ʻAeʻae is sensitive to iron deficiency and indicate this by chlorotic (yellowing or whitening) leaves. Regular applications of iron chelate in liquid or granule forms should be applied for greener growth. Iron sulfate may be used as well but leaves should always be washed off soon after application. [4,5]

Do not use fertilizers in pond or aquarium settings, unless it is specifically designed for aquatic settings, or it may produce an abundance of algae.

Pruning Information

Trim regularly to keep plants neat. Will tolerate mowing or string trimming.

Water Requirements

  • Moist
  • Wet

Additional Water Information

Needs regular moisture, particularly for roots to establish and will grow directly in fresh or slightly brackish water or along the banks of water features such as streams, ponds or aquariums. [4]

ʻAeʻae are not drought tolerate plants.

Soil must be well drained


Light Conditions

  • Full sun
  • Partial sun

Additional Lighting Information

The more sun, the stockier the plants. Too much shade causes longer internodes, that is to say, the leaves will be more spaced out, creating a looser appearance.

Spacing Information

Plant 6 inches to several feet apart.


  • Waterlogged Soil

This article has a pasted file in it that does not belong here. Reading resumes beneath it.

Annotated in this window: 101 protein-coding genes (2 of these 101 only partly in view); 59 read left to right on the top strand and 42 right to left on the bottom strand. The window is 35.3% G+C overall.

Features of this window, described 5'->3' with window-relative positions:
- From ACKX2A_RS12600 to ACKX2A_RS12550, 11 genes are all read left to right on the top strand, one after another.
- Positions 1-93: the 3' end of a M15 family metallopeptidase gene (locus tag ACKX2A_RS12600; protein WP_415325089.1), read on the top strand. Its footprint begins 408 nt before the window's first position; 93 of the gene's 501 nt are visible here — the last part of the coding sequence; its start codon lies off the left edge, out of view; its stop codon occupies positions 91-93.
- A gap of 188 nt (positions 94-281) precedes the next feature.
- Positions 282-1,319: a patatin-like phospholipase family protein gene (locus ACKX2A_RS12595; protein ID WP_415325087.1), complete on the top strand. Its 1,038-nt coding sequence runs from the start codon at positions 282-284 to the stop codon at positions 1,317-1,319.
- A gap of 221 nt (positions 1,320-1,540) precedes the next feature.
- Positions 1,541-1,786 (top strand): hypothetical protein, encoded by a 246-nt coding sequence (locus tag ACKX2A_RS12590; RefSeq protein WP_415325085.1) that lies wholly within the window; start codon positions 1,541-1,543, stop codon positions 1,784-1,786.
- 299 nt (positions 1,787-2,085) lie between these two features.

• Brackish Water
  • Wind
  • Salt Spray


  • Clay
  • Sand
  • Cinder
  • Organic
  • Coral


These sprawling plants may grow up and over other vegetation and can tend to be weedy under optimal growing conditions. Trim back as necessary to control growth.

Special Growing Needs

Always provide moisture for this plant.

leaf Environmental Information

Natural Range

  • Niʻihau
  • Kauaʻi
  • Oʻahu
  • Molokaʻi
  • Lānaʻi
  • Maui
  • Hawaiʻi
  • Northwest Islands

Natural Zones (Elevation in feet, Rainfall in inches)

  • Less than 150, 0 to 50 (Dry)
  • Less than 150, 50 to 100 (Mesic)
  • Less than 150, Greater than 100 (Wet)
  • 150 to 1000, 0 to 50 (Dry)
  • 150 to 1000, 50 to 100 (Mesic)
  • 150 to 1000, Greater than 100 (Wet)


  • Aquatic
  • Terrestrial

Additional Habitat Information